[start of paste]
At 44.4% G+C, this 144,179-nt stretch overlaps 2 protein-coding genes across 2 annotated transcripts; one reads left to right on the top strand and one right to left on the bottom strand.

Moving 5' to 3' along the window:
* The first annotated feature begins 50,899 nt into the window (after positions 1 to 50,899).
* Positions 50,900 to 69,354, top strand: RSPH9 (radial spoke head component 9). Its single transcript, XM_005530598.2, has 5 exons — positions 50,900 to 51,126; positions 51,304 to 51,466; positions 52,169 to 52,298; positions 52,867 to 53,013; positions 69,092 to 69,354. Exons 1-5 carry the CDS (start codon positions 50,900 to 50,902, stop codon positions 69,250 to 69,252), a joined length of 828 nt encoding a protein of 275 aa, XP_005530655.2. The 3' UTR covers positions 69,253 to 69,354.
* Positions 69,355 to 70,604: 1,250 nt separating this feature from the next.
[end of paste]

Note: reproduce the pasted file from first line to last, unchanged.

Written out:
At 44.4% G+C, this 144,179-nt stretch overlaps 2 protein-coding genes across 2 annotated transcripts; one reads left to right on the top strand and one right to left on the bottom strand.

Moving 5' to 3' along the window:
* The first annotated feature begins 50,899 nt into the window (after positions 1 to 50,899).
* Positions 50,900 to 69,354, top strand: RSPH9 (radial spoke head component 9). Its single transcript, XM_005530598.2, has 5 exons — positions 50,900 to 51,126; positions 51,304 to 51,466; positions 52,169 to 52,298; positions 52,867 to 53,013; positions 69,092 to 69,354. Exons 1-5 carry the CDS (start codon positions 50,900 to 50,902, stop codon positions 69,250 to 69,252), a joined length of 828 nt encoding a protein of 275 aa, XP_005530655.2. The 3' UTR covers positions 69,253 to 69,354.
* Positions 69,355 to 70,604: 1,250 nt separating this feature from the next.